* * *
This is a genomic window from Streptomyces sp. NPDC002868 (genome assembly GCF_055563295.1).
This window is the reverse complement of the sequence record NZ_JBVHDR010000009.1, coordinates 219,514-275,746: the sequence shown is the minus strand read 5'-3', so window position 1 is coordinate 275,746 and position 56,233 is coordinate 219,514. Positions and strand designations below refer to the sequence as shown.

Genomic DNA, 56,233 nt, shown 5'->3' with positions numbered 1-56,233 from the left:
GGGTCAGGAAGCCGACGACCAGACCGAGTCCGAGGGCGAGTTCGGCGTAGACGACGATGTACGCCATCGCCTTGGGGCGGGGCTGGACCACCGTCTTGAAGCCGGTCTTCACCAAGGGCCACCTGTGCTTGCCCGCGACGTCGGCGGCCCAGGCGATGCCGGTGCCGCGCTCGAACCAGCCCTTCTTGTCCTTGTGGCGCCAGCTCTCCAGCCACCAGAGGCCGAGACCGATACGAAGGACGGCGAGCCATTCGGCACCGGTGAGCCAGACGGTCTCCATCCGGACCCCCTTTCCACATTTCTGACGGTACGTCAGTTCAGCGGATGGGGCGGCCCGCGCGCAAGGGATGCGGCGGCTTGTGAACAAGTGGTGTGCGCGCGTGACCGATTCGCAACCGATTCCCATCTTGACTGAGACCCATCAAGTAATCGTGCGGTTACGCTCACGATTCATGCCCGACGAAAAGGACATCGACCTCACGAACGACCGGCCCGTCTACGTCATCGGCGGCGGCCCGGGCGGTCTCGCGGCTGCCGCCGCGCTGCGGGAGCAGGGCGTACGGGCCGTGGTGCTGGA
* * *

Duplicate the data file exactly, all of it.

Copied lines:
This is a genomic window from Streptomyces sp. NPDC002868 (genome assembly GCF_055563295.1).
This window is the reverse complement of the sequence record NZ_JBVHDR010000009.1, coordinates 219,514-275,746: the sequence shown is the minus strand read 5'-3', so window position 1 is coordinate 275,746 and position 56,233 is coordinate 219,514. Positions and strand designations below refer to the sequence as shown.

Genomic DNA, 56,233 nt, shown 5'->3' with positions numbered 1-56,233 from the left:
GGGTCAGGAAGCCGACGACCAGACCGAGTCCGAGGGCGAGTTCGGCGTAGACGACGATGTACGCCATCGCCTTGGGGCGGGGCTGGACCACCGTCTTGAAGCCGGTCTTCACCAAGGGCCACCTGTGCTTGCCCGCGACGTCGGCGGCCCAGGCGATGCCGGTGCCGCGCTCGAACCAGCCCTTCTTGTCCTTGTGGCGCCAGCTCTCCAGCCACCAGAGGCCGAGACCGATACGAAGGACGGCGAGCCATTCGGCACCGGTGAGCCAGACGGTCTCCATCCGGACCCCCTTTCCACATTTCTGACGGTACGTCAGTTCAGCGGATGGGGCGGCCCGCGCGCAAGGGATGCGGCGGCTTGTGAACAAGTGGTGTGCGCGCGTGACCGATTCGCAACCGATTCCCATCTTGACTGAGACCCATCAAGTAATCGTGCGGTTACGCTCACGATTCATGCCCGACGAAAAGGACATCGACCTCACGAACGACCGGCCCGTCTACGTCATCGGCGGCGGCCCGGGCGGTCTCGCGGCTGCCGCCGCGCTGCGGGAGCAGGGCGTACGGGCCGTGGTGCTGGA